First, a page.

Where master healers are master chefs
In the Royal court and kitchens
Ayurvedic Physicians or Vaidyans educated in the science through the early oral tradition of learning being passed down through generations, were complete men.
Trained not only in the art of healing, they were experts in the fields as varied as astronomy, astrology, vaasthushastra, art of warfare, philosophy, the arts and literature; all part of the learning process prior to becoming an Ayurvedic Vaidyan.
Their skills in these varied areas of knowledge were honed to perfection and the best of them in the land were called upon by the ruling kings and appointed as Royal Vaidyans.
The advice of these royal vaidyans was the final word. Be it deciding the appropriate time and place of a battle or identifying the right land for constructing public works, the kings would make their decisions and declarations only after a private session with the Royal court ayurvedic vaidyan.
But it was during times of peace or a celebration after a glorious victory, one skill of the Royal vaidyan would be put to the test.
The fine art of cookery.
The vaidyans were amazing cooks. From identifying the right ingredients – ranging from the choicest of meat, venison and fresh garden plucked herbs and spices, to overseeing the royal kitchens where chefs and their helpers would be bunched over giant cauldrons simmering over wood fires, churning out delicacy after delicacy for the feasts to be eaten by both the king and his subjects.
A Divine art
Cooking, according to Ayurveda is a spiritual and meditative experience, just as eating the right foods cooked in the proper manner was an act in tribute to Mother Nature.
Cooking transforms into a divine and spiritual act when the cook is able to transcend the ingredients and the activity in the kitchen and work with the uniqueness of his existence and the existence of the earth and the cosmos.
The entire process of divinity starts from the moment each ingredient is gathered. Asking permission of the plant and Mother Nature before they are lovingly plucked. The cook must coax and cajole his team rather than shouting himself hoarse to complete the hundreds of tasks that go into creating a royal meal. The divinity must linger in the kitchen – in the way the gods are invoked while gently churning the dishes or in the smiling, happy faces of the cooks. Happiness is divine and the kitchen is its highest altar.
To the Vaidyan, the kitchen is the holiest of shrines. Equal in importance to the puja room in the house or the sacred grove in the compound, where after the ritual bath at the crack of dawn, the vaidyan does his prayers, coaxing the gods into waking up.
The Ideal Kitchen
The concept of body, mind and soul is the essence of cookery in Ayurveda. The kitchen itself is divided into 3 definitive areas keeping the core elements earth, water and fire in mind. The ideal location for the kitchen is the Northeast corner of the house which is also the fire corner.
The first or outer area of the kitchen is usually open to the air element, where water for cooking is gathered fresh from the well and all the ingredients are cleaned and segregated. This is also the area where used dishes after the meal are washed spotlessly clean, to be used later for the next meal.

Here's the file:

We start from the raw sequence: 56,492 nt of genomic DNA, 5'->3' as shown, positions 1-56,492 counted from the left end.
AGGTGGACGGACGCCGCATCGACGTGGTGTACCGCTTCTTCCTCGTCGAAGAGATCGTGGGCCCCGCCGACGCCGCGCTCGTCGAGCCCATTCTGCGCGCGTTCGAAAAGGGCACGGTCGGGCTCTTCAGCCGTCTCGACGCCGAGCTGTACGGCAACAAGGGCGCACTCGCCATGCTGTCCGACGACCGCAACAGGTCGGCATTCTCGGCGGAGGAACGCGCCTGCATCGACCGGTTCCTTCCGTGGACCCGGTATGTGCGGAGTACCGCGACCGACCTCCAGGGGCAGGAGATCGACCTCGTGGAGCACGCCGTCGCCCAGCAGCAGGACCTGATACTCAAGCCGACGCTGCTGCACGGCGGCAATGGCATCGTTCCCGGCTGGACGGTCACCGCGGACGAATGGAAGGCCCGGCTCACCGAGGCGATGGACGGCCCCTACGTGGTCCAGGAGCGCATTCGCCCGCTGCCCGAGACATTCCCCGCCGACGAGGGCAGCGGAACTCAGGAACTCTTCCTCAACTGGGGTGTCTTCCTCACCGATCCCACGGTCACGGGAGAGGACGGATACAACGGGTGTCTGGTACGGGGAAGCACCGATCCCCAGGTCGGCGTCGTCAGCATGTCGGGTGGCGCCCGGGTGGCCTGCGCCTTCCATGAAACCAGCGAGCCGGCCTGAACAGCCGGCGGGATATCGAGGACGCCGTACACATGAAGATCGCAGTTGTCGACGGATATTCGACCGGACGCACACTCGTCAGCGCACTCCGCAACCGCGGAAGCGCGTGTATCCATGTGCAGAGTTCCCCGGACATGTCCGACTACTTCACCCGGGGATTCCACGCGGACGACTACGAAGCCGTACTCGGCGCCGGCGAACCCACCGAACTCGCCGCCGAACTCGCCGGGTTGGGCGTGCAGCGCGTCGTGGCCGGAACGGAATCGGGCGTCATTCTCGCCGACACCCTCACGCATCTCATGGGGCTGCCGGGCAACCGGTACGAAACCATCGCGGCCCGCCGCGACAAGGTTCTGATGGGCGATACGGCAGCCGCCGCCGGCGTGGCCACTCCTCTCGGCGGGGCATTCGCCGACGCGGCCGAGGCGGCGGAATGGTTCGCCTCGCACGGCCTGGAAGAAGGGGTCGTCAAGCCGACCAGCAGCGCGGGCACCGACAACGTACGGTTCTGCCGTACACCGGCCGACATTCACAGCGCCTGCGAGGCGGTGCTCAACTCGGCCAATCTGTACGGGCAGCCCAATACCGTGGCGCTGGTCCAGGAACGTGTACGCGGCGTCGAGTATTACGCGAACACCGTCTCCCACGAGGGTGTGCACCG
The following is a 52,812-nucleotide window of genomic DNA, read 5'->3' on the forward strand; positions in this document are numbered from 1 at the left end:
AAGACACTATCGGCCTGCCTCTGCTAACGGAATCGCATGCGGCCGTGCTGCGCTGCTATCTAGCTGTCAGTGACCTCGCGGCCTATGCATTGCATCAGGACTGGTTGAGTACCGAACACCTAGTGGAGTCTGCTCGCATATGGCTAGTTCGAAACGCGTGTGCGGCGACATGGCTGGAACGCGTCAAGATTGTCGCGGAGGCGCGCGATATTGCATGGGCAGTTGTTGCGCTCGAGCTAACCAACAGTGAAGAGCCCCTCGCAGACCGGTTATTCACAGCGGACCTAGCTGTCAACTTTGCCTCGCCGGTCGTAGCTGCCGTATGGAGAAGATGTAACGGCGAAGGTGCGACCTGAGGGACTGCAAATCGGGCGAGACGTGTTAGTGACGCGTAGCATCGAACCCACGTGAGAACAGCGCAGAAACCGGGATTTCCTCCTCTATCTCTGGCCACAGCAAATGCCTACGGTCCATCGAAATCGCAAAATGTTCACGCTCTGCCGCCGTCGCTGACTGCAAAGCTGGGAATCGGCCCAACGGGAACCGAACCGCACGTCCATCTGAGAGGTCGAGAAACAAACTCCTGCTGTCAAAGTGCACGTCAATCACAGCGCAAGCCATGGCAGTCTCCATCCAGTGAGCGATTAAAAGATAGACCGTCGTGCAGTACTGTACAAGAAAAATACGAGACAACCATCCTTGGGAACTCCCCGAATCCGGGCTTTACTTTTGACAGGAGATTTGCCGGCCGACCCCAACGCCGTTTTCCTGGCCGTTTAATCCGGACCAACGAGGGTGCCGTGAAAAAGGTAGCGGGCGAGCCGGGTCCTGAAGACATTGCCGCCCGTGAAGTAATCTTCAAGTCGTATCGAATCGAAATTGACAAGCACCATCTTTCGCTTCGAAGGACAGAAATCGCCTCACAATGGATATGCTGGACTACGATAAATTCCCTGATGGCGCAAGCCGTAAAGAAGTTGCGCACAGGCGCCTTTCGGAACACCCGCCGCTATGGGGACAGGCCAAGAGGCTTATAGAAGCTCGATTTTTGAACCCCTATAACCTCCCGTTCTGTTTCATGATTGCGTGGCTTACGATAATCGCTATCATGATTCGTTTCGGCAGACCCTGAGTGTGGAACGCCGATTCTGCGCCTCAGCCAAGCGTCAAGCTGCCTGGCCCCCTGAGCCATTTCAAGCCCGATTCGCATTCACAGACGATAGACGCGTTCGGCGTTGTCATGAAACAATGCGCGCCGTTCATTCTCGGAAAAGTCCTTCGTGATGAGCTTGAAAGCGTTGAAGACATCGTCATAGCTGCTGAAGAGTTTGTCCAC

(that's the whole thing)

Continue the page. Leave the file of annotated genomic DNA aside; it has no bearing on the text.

The second part of the kitchen, is the space where the cutting, grinding, mixing of the ingredients like spices and pulses takes place. The traditional grinding stone in the shape of Lord Shiva’s lingam and his consort Parvati’s yoni is a testament to the holiness attributed to the kitchen. Like a holy altar, the grinding stone is washed and anointed thoroughly with love and devotion before the start of any activity in the kitchen.
Separated by a wall is the space for storage of dry firewood, vessels, kitchen equipment, pickled foods, dried meats, grains and pulses. The area is well ventilated to keep the foods clean and dry.
The core area of the kitchen is where the wood fires and stoves are placed to evoke the element of fire. The smoke from these fires is gently guided out through chimneys where they would dissipate out into the environment.
The parameters that go into classifying foods in Ayurveda is so varied that they could look confusing to any modern chef.
The fundamental philosophy of ayurvedic cuisine is based primarily on the the tridosha principle of Ayurveda, namely the Vata, Pitta and Kapha doshas. As each individual’s constitution is taken into consideration while preparing and serving a meal, so are the ingredients, as they can either increase, decrease or balance the doshas in the body.
Then, there is the Veerya or the inherent potency of the foods. Therefore foods according to their Veerya, are classified in Ayurveda as either hot or cold. For example, chicken eggs are hot while duck’s eggs are cold.
Prabhav explains the personality of the food source. Depending on its prabhav, foods are classified as having either a purgative or binding action on the body.
Taste has an effect on the body systems. Each of the tastes has a specific effect on the body. Therefore a balanced diet involves foods that possess all the six tastes namely
Every dish is prepared keeping the taste element in mind. At a minimistic level, all the six tastes must be covered in a day’s eating, though an ideal meal will have all of them. As a thumb rule in ayurveda, the best results are obtained when one “begins a meal with dishes having a salty and sour taste, then progress to pungent, followed by bitter and astringent, and end with sweet.”
The body needs to adjust to the outside environment and food is one way to help the body accommodate the changes in season. Every season brings about nurturing qualities and the body needs to plug into nature for its rejuvenation. In the absence of this, the body tends to compromise its natural defenses that the system needs to build up.